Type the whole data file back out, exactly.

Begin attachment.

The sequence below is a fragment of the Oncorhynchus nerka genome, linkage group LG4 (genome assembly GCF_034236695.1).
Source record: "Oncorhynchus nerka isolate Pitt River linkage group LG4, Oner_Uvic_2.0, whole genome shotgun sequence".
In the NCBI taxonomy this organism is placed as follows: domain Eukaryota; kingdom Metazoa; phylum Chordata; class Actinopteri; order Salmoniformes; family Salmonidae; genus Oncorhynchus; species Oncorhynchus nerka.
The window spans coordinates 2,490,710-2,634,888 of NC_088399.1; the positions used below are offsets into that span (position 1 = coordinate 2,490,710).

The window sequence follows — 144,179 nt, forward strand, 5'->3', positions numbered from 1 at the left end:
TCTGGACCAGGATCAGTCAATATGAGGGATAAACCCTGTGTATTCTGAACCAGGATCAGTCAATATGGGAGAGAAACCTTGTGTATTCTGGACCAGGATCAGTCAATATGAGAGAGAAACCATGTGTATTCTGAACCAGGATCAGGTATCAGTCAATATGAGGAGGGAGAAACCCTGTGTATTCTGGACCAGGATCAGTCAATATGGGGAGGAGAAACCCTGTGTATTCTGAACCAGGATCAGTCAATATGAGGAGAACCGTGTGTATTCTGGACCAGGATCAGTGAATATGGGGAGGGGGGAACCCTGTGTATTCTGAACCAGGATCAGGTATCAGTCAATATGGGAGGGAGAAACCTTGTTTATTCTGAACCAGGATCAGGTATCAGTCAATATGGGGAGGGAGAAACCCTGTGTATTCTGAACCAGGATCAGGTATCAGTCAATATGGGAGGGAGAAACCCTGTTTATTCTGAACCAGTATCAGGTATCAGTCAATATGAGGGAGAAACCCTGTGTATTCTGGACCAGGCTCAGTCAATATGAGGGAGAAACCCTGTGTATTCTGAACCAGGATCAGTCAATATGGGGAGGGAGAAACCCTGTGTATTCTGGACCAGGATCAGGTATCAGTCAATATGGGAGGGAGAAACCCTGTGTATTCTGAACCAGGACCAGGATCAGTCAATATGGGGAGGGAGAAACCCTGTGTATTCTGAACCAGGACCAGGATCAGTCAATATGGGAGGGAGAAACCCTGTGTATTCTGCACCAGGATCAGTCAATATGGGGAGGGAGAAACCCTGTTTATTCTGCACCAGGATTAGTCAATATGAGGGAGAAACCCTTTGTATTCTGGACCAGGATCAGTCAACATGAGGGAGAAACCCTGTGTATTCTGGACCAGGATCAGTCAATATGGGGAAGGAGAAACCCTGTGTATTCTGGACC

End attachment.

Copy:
The sequence below is a fragment of the Oncorhynchus nerka genome, linkage group LG4 (genome assembly GCF_034236695.1).
Source record: "Oncorhynchus nerka isolate Pitt River linkage group LG4, Oner_Uvic_2.0, whole genome shotgun sequence".
In the NCBI taxonomy this organism is placed as follows: domain Eukaryota; kingdom Metazoa; phylum Chordata; class Actinopteri; order Salmoniformes; family Salmonidae; genus Oncorhynchus; species Oncorhynchus nerka.
The window spans coordinates 2,490,710-2,634,888 of NC_088399.1; the positions used below are offsets into that span (position 1 = coordinate 2,490,710).

The window sequence follows — 144,179 nt, forward strand, 5'->3', positions numbered from 1 at the left end:
TCTGGACCAGGATCAGTCAATATGAGGGATAAACCCTGTGTATTCTGAACCAGGATCAGTCAATATGGGAGAGAAACCTTGTGTATTCTGGACCAGGATCAGTCAATATGAGAGAGAAACCATGTGTATTCTGAACCAGGATCAGGTATCAGTCAATATGAGGAGGGAGAAACCCTGTGTATTCTGGACCAGGATCAGTCAATATGGGGAGGAGAAACCCTGTGTATTCTGAACCAGGATCAGTCAATATGAGGAGAACCGTGTGTATTCTGGACCAGGATCAGTGAATATGGGGAGGGGGGAACCCTGTGTATTCTGAACCAGGATCAGGTATCAGTCAATATGGGAGGGAGAAACCTTGTTTATTCTGAACCAGGATCAGGTATCAGTCAATATGGGGAGGGAGAAACCCTGTGTATTCTGAACCAGGATCAGGTATCAGTCAATATGGGAGGGAGAAACCCTGTTTATTCTGAACCAGTATCAGGTATCAGTCAATATGAGGGAGAAACCCTGTGTATTCTGGACCAGGCTCAGTCAATATGAGGGAGAAACCCTGTGTATTCTGAACCAGGATCAGTCAATATGGGGAGGGAGAAACCCTGTGTATTCTGGACCAGGATCAGGTATCAGTCAATATGGGAGGGAGAAACCCTGTGTATTCTGAACCAGGACCAGGATCAGTCAATATGGGGAGGGAGAAACCCTGTGTATTCTGAACCAGGACCAGGATCAGTCAATATGGGAGGGAGAAACCCTGTGTATTCTGCACCAGGATCAGTCAATATGGGGAGGGAGAAACCCTGTTTATTCTGCACCAGGATTAGTCAATATGAGGGAGAAACCCTTTGTATTCTGGACCAGGATCAGTCAACATGAGGGAGAAACCCTGTGTATTCTGGACCAGGATCAGTCAATATGGGGAAGGAGAAACCCTGTGTATTCTGGACC